### 4.5 Implementation of Further Integration

The MINLP and MOP approaches previously presented in Sections 4.2, 4.3 respectively were based on the performance of heat recovery through the direct recirculation of wastewater streams, this is, the additional heat inputted in the heaters at the inlet of each water-using process is derived from the combination of the inlet cold freshwater streams and the hot wastewater streams, without the requirement for the installation of additional heat exchangers. The original methodology elaborated by the authors (Bagajewicz et al., 2002; Dong et al., 2008; Boix et al., 2012) considered the installation of heat exchangers in addition to direct water recirculation. Each author developed a different methodology for a further heat integration implementation based on heat exchanger installation, and as primarily referred in Section 4.1 this work in particular will also assess such implementation using its proper methodology.

The methodology used in this work is based on the development and implementation of a non-linear programming (NLP) model. Such represents a second step of the overall exercise of the solving of the proposed optimisation problem, and as such is developed over the layer of the previously described models. For instance, it is based on the further re-configuration of the obtained water-energy networks (heat exchangers are set to be added in several points of the WEN which already encompasses several pathways for water recirculation).

In this case, the installation of heat exchangers is only justifiable as an alternative measure for direct water recirculation (this is, freshwater streams that are not combined with wastewater stream in the heaters and may be heated up to avoid further consumption of hot utilities). Considering such assumption, the WEN obtained by the implementation of the MINLP model will be used for further heat integration. Such WEN configuration was selected since it was the only one from all the potential configurations obtained by the MINLP and MOP problems in which a freshwater stream was not combined with hot wastewater streams from the remaining water-using processes (in this case, the freshwater stream at the inlet of Process 1). As such, for further heat integration it was considered the installation of a heat exchanger for the heat transfer between the inlet water stream at the cooler (hot stream), which is the stream that results from the combination of the discharge streams of each process, and the inlet water stream at heater 1 (cold stream). For this complementary approach, a model was developed using the existing Python package GEKKO (Beal et al., 2018), using the APOPT solver. The developed NLP model is presented in the Section 3 of the Supplementary Material.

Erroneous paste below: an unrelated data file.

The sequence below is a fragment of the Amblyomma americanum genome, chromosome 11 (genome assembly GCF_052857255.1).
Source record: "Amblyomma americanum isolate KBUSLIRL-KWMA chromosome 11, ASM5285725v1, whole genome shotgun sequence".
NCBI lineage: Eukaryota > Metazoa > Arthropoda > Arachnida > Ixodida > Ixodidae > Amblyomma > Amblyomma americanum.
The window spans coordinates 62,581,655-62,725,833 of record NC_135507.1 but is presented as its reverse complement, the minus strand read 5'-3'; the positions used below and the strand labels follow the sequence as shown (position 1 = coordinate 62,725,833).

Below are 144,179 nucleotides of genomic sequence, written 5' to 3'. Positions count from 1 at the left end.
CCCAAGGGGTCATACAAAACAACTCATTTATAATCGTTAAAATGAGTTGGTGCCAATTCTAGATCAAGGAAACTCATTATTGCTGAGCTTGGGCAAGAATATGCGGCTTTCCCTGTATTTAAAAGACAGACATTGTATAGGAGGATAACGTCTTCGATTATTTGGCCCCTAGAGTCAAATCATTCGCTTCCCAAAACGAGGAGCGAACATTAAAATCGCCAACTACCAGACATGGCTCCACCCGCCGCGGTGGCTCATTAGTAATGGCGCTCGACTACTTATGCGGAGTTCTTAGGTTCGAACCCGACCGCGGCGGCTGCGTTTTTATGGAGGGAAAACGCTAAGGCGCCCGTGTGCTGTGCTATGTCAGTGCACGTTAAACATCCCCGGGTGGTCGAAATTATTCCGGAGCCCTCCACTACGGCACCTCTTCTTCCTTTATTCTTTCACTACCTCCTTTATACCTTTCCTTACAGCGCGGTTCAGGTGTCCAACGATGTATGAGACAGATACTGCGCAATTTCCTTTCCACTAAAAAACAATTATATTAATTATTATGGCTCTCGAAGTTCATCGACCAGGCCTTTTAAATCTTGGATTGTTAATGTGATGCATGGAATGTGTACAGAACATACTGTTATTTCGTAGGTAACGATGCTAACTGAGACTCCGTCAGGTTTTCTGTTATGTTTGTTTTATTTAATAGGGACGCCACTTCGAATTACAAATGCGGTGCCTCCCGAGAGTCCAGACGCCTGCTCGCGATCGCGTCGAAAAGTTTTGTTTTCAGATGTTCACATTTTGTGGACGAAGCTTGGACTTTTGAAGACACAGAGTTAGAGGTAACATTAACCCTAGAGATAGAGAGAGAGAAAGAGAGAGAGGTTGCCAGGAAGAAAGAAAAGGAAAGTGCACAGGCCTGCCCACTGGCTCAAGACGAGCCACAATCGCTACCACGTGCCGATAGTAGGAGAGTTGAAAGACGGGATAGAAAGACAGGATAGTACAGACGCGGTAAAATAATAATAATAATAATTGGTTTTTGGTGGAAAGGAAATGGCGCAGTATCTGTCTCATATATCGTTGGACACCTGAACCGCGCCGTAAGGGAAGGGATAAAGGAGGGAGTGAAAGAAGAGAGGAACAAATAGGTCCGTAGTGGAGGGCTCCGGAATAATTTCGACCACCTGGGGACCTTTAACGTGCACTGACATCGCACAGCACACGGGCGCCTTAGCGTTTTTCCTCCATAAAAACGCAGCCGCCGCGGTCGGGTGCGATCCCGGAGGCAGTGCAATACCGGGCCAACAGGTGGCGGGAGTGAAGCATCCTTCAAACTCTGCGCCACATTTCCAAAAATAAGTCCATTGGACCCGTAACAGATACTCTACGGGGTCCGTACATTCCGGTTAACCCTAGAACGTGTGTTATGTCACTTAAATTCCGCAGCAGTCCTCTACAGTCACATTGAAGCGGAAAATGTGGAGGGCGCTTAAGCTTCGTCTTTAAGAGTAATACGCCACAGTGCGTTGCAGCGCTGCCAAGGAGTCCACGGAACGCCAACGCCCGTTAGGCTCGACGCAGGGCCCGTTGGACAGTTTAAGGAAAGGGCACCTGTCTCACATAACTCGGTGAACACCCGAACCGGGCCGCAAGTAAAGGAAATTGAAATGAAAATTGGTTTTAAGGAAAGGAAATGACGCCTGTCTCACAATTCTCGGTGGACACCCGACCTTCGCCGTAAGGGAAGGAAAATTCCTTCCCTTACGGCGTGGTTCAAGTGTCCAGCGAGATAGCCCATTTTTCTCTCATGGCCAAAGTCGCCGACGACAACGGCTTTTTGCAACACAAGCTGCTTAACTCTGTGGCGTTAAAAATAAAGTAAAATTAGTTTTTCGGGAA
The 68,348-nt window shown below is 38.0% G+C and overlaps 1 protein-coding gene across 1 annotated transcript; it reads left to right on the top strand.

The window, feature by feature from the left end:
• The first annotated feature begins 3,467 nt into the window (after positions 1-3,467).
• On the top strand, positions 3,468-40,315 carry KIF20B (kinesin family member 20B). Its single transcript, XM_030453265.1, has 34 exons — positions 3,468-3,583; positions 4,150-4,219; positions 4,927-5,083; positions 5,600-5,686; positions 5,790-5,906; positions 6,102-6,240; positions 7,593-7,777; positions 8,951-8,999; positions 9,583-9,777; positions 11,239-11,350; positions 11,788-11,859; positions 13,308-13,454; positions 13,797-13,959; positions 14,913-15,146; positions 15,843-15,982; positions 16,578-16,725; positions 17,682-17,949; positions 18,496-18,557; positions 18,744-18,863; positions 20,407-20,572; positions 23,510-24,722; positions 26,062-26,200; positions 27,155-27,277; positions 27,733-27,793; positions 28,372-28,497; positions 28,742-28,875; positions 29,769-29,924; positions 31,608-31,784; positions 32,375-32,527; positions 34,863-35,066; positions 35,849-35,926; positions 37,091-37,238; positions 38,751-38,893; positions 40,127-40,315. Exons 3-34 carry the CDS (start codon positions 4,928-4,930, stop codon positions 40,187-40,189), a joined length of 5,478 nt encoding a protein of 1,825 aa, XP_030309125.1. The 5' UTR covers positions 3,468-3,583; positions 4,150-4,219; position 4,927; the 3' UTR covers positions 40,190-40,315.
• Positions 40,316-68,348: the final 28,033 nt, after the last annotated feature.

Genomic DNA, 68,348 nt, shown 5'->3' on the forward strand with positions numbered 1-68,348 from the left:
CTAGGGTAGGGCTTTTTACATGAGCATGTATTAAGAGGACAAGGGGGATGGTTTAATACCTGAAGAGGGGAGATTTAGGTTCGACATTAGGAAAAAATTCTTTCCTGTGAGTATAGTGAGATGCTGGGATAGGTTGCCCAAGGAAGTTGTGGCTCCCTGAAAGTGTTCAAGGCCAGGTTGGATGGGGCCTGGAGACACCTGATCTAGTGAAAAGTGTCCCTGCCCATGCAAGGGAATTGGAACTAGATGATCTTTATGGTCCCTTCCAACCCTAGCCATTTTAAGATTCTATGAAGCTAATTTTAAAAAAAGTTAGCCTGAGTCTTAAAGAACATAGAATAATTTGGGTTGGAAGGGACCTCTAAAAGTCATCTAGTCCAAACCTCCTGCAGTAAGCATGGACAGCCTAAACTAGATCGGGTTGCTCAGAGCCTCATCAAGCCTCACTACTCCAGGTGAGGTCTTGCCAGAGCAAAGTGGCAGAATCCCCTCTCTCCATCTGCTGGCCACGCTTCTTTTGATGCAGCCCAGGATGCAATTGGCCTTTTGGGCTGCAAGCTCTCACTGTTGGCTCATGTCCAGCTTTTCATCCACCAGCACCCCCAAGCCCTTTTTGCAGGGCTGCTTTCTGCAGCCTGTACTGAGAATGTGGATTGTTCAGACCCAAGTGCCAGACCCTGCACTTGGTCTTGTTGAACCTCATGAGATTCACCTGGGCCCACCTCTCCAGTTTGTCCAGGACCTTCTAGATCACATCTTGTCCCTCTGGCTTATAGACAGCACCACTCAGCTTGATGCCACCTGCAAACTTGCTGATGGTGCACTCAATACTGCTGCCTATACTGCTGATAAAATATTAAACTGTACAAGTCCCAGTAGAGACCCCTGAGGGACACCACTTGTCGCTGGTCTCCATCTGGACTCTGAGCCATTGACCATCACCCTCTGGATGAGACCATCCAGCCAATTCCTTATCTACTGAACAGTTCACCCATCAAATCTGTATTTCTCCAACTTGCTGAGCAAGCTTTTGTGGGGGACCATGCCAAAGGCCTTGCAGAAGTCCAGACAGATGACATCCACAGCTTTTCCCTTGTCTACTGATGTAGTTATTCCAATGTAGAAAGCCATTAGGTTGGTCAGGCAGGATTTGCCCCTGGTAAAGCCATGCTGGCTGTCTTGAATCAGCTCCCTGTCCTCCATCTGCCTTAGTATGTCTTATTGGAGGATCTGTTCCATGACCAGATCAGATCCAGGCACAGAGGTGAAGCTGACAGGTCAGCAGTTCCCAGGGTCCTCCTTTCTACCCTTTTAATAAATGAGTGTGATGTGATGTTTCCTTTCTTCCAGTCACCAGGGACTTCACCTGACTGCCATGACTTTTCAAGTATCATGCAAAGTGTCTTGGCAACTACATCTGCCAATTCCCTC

The proposed NLP model was developed considering the same theoretical assumptions of the MINLP and MOP models, namely in terms of mass and enthalpy balance equations. Furthermore, it also additionally considers the heat transfer equation for the modelling of the heat transfer phenomena in the heat exchanger. The heat transfer equation has the general formula of Eq. 22.

The mean temperature difference considered in Eq. 22 may be computed through the use of Chen’s approximation to the logarithmic mean temperature difference (Chen, 2019), as presented in Eq. 23. It is to note that although the consideration of a different method for the calculation of this parameter (such as the finite volume method) would potentially produce more accurate results, the use of such methods for the solving of the proposed problem is rather unnecessary.

The characterization of the NLP model in terms of decision variables is presented in Table 16.

The objective-function of this optimisation problem is represented in Eq. 24, which has units of 1,000 €. In Eq. 24, the constant factors have the following meaning: 2,672.22 is the cost associated to the part of water costs and energy costs that are not changed on the newly conceptualized WEN (which encompasses the three supplied freshwater streams, the hot utilities on heaters two and three and the previously formed interconnections), 6.64 denotates the newly formed interconnection (the water stream that is recirculated) and 2.46 is associated to the installation of a new heat exchanger. Once again, the capital costs associated to interconnections and heat exchanger installation such are summed to the time-variating operational costs associated to the water and hot and cold utilities in the objective-function due to a reason of convenience for the attainment of optimisation results.

The results for the implementation of heat integration are presented in Table 17.